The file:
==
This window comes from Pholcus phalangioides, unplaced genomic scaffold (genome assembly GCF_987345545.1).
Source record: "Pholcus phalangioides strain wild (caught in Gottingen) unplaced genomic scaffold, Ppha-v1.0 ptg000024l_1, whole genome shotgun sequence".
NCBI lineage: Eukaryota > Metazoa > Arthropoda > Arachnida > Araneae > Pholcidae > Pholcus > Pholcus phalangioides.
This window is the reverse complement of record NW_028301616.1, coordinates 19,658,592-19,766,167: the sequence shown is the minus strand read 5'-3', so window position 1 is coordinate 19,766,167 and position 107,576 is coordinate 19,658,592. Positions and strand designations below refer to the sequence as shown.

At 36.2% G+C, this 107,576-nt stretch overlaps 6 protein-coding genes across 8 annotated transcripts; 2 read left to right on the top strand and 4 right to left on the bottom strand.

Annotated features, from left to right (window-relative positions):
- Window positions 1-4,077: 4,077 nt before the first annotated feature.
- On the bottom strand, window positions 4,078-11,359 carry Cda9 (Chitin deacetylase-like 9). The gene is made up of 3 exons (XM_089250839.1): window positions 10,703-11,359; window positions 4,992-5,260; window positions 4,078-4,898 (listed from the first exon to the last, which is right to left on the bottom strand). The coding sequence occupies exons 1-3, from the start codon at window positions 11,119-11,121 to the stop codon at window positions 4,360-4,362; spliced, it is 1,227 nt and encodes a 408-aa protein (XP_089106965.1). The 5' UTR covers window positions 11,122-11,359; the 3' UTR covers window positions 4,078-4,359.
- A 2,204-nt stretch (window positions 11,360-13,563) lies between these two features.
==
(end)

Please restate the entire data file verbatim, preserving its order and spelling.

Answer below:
This window comes from Pholcus phalangioides, unplaced genomic scaffold (genome assembly GCF_987345545.1).
Source record: "Pholcus phalangioides strain wild (caught in Gottingen) unplaced genomic scaffold, Ppha-v1.0 ptg000024l_1, whole genome shotgun sequence".
NCBI lineage: Eukaryota > Metazoa > Arthropoda > Arachnida > Araneae > Pholcidae > Pholcus > Pholcus phalangioides.
This window is the reverse complement of record NW_028301616.1, coordinates 19,658,592-19,766,167: the sequence shown is the minus strand read 5'-3', so window position 1 is coordinate 19,766,167 and position 107,576 is coordinate 19,658,592. Positions and strand designations below refer to the sequence as shown.

At 36.2% G+C, this 107,576-nt stretch overlaps 6 protein-coding genes across 8 annotated transcripts; 2 read left to right on the top strand and 4 right to left on the bottom strand.

Annotated features, from left to right (window-relative positions):
- Window positions 1-4,077: 4,077 nt before the first annotated feature.
- On the bottom strand, window positions 4,078-11,359 carry Cda9 (Chitin deacetylase-like 9). The gene is made up of 3 exons (XM_089250839.1): window positions 10,703-11,359; window positions 4,992-5,260; window positions 4,078-4,898 (listed from the first exon to the last, which is right to left on the bottom strand). The coding sequence occupies exons 1-3, from the start codon at window positions 11,119-11,121 to the stop codon at window positions 4,360-4,362; spliced, it is 1,227 nt and encodes a 408-aa protein (XP_089106965.1). The 5' UTR covers window positions 11,122-11,359; the 3' UTR covers window positions 4,078-4,359.
- A 2,204-nt stretch (window positions 11,360-13,563) lies between these two features.